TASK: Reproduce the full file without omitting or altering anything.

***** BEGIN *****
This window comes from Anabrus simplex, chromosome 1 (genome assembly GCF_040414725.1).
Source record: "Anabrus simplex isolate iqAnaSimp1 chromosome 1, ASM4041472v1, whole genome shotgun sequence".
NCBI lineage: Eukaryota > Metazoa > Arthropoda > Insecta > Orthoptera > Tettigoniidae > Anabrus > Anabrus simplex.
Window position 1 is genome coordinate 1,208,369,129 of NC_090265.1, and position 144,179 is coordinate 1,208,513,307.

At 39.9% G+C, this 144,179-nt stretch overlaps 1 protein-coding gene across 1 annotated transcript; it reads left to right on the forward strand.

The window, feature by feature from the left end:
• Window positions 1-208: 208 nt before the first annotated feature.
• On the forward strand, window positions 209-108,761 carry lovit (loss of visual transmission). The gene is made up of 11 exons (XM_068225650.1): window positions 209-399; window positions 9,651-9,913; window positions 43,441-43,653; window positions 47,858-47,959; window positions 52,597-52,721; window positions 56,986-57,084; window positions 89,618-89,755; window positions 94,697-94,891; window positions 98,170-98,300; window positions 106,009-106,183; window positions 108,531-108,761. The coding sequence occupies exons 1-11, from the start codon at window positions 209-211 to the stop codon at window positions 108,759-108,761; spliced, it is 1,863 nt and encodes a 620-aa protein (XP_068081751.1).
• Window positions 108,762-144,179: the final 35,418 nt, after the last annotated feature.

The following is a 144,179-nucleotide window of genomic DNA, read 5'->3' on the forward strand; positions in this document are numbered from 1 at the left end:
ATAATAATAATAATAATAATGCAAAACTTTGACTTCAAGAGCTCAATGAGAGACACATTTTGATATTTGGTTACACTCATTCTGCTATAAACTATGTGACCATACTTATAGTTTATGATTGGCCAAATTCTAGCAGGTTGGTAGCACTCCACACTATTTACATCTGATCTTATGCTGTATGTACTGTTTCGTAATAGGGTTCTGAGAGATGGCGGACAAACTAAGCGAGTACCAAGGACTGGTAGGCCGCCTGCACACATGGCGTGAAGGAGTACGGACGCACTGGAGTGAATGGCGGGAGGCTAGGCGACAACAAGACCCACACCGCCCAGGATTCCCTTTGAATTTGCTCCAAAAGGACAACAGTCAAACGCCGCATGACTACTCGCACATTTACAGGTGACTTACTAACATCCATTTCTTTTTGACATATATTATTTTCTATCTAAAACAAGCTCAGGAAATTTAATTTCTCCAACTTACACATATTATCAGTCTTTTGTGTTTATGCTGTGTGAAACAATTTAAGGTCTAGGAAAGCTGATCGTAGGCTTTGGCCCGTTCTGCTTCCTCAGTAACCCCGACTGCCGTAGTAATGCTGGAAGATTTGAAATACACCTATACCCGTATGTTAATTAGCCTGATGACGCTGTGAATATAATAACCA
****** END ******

This window comes from Anabrus simplex, chromosome 1 (genome assembly GCF_040414725.1).
Source record: "Anabrus simplex isolate iqAnaSimp1 chromosome 1, ASM4041472v1, whole genome shotgun sequence".
NCBI lineage: Eukaryota > Metazoa > Arthropoda > Insecta > Orthoptera > Tettigoniidae > Anabrus > Anabrus simplex.
Window position 1 is genome coordinate 1,208,369,129 of NC_090265.1, and position 144,179 is coordinate 1,208,513,307.

At 39.9% G+C, this 144,179-nt stretch overlaps 1 protein-coding gene across 1 annotated transcript; it reads left to right on the forward strand.

The window, feature by feature from the left end:
• Window positions 1-208: 208 nt before the first annotated feature.
• On the forward strand, window positions 209-108,761 carry lovit (loss of visual transmission). The gene is made up of 11 exons (XM_068225650.1): window positions 209-399; window positions 9,651-9,913; window positions 43,441-43,653; window positions 47,858-47,959; window positions 52,597-52,721; window positions 56,986-57,084; window positions 89,618-89,755; window positions 94,697-94,891; window positions 98,170-98,300; window positions 106,009-106,183; window positions 108,531-108,761. The coding sequence occupies exons 1-11, from the start codon at window positions 209-211 to the stop codon at window positions 108,759-108,761; spliced, it is 1,863 nt and encodes a 620-aa protein (XP_068081751.1).
• Window positions 108,762-144,179: the final 35,418 nt, after the last annotated feature.

The following is a 144,179-nucleotide window of genomic DNA, read 5'->3' on the forward strand; positions in this document are numbered from 1 at the left end:
ATAATAATAATAATAATAATGCAAAACTTTGACTTCAAGAGCTCAATGAGAGACACATTTTGATATTTGGTTACACTCATTCTGCTATAAACTATGTGACCATACTTATAGTTTATGATTGGCCAAATTCTAGCAGGTTGGTAGCACTCCACACTATTTACATCTGATCTTATGCTGTATGTACTGTTTCGTAATAGGGTTCTGAGAGATGGCGGACAAACTAAGCGAGTACCAAGGACTGGTAGGCCGCCTGCACACATGGCGTGAAGGAGTACGGACGCACTGGAGTGAATGGCGGGAGGCTAGGCGACAACAAGACCCACACCGCCCAGGATTCCCTTTGAATTTGCTCCAAAAGGACAACAGTCAAACGCCGCATGACTACTCGCACATTTACAGGTGACTTACTAACATCCATTTCTTTTTGACATATATTATTTTCTATCTAAAACAAGCTCAGGAAATTTAATTTCTCCAACTTACACATATTATCAGTCTTTTGTGTTTATGCTGTGTGAAACAATTTAAGGTCTAGGAAAGCTGATCGTAGGCTTTGGCCCGTTCTGCTTCCTCAGTAACCCCGACTGCCGTAGTAATGCTGGAAGATTTGAAATACACCTATACCCGTATGTTAATTAGCCTGATGACGCTGTGAATATAATAACCA